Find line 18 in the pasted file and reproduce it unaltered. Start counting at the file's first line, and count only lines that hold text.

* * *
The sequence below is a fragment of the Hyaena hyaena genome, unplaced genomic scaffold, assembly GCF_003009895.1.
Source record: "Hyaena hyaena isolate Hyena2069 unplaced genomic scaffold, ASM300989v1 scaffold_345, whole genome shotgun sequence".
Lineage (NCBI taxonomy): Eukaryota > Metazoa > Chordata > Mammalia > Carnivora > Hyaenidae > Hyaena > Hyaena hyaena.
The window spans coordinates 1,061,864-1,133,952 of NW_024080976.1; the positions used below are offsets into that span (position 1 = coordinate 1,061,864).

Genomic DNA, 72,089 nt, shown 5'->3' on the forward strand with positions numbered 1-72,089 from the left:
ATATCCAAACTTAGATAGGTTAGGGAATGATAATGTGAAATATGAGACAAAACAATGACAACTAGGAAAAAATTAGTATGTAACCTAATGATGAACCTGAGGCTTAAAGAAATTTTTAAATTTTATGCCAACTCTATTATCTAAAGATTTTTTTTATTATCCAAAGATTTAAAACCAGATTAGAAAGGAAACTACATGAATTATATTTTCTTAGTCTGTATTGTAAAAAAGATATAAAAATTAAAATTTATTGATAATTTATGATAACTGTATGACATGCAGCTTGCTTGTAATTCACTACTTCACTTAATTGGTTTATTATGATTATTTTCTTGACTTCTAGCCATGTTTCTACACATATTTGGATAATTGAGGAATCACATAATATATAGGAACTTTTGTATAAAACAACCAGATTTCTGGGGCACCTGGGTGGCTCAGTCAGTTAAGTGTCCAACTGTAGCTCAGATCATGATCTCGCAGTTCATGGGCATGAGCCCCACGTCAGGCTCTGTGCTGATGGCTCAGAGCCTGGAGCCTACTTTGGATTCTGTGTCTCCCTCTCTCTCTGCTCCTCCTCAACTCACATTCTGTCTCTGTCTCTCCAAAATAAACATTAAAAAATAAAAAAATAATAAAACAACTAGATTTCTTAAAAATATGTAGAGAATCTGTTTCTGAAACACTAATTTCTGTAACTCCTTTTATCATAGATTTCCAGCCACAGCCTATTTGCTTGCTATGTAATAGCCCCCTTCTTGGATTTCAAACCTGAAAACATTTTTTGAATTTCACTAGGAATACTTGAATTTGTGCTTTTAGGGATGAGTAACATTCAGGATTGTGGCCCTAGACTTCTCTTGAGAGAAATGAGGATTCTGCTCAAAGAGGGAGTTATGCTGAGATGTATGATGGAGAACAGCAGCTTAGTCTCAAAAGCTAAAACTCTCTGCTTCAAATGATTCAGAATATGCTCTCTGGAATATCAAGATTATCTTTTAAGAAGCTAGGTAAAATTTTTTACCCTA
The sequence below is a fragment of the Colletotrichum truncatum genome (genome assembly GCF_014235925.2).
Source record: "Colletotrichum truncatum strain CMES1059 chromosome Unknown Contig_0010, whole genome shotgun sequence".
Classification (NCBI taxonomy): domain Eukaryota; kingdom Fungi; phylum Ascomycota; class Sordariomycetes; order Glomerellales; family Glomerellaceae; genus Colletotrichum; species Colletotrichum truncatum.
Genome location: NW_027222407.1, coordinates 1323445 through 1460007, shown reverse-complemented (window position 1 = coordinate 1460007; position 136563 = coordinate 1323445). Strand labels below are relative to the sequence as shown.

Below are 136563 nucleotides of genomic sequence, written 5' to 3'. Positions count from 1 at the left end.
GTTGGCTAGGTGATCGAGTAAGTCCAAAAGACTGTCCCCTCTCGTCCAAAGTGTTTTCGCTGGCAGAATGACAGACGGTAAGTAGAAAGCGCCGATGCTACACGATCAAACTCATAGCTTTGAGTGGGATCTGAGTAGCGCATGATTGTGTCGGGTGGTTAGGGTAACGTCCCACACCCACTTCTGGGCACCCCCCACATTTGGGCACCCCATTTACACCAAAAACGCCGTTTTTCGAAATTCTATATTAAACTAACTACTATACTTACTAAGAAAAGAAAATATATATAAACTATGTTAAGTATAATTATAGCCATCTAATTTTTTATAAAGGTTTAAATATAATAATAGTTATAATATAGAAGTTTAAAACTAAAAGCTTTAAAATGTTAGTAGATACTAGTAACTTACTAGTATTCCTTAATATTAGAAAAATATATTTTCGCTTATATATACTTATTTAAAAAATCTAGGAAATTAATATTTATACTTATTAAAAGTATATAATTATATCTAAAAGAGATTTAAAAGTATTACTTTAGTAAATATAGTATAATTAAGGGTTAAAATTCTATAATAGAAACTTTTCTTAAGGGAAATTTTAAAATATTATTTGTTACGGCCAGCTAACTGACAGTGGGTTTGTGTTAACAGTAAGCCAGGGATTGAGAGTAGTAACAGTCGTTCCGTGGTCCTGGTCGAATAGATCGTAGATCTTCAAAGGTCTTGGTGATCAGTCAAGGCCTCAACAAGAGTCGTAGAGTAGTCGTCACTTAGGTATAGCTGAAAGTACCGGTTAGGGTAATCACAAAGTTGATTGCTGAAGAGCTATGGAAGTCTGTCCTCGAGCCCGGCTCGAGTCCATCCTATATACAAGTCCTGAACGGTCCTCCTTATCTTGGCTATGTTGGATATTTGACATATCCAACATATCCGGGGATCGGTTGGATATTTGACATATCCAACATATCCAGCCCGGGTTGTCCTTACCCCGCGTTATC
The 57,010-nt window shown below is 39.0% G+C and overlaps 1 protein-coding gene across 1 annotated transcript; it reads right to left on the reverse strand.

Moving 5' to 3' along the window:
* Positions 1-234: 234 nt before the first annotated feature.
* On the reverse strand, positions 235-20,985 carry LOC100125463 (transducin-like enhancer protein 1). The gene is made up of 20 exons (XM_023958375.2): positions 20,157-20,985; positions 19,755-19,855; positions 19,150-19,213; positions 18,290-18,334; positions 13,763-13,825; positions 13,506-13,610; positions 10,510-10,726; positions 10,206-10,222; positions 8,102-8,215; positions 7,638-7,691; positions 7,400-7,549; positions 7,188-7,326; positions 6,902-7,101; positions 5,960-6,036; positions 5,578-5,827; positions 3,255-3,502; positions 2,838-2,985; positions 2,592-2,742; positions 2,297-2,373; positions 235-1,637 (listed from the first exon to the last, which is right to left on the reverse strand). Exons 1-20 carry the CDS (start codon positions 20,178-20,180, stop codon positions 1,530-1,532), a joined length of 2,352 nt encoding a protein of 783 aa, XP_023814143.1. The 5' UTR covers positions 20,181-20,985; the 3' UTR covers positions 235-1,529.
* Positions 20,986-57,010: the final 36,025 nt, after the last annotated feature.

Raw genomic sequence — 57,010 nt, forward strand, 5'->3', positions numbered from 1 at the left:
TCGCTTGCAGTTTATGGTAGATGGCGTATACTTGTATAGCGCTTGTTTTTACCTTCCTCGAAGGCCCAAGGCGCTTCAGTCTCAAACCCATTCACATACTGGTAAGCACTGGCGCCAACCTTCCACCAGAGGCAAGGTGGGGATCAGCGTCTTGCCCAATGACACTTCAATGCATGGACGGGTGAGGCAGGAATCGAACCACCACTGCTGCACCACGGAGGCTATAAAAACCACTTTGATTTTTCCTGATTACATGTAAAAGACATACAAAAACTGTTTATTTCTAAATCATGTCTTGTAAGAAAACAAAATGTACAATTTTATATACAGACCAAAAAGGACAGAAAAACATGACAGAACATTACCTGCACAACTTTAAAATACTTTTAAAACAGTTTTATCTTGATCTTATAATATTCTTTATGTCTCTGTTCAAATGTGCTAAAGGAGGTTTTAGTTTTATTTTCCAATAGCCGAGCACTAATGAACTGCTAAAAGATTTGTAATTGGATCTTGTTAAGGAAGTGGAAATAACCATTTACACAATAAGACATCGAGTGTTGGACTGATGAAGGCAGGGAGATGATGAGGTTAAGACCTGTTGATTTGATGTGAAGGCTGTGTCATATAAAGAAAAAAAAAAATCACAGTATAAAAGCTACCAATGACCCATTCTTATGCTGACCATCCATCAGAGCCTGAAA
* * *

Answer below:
Raw genomic sequence — 57,010 nt, forward strand, 5'->3', positions numbered from 1 at the left: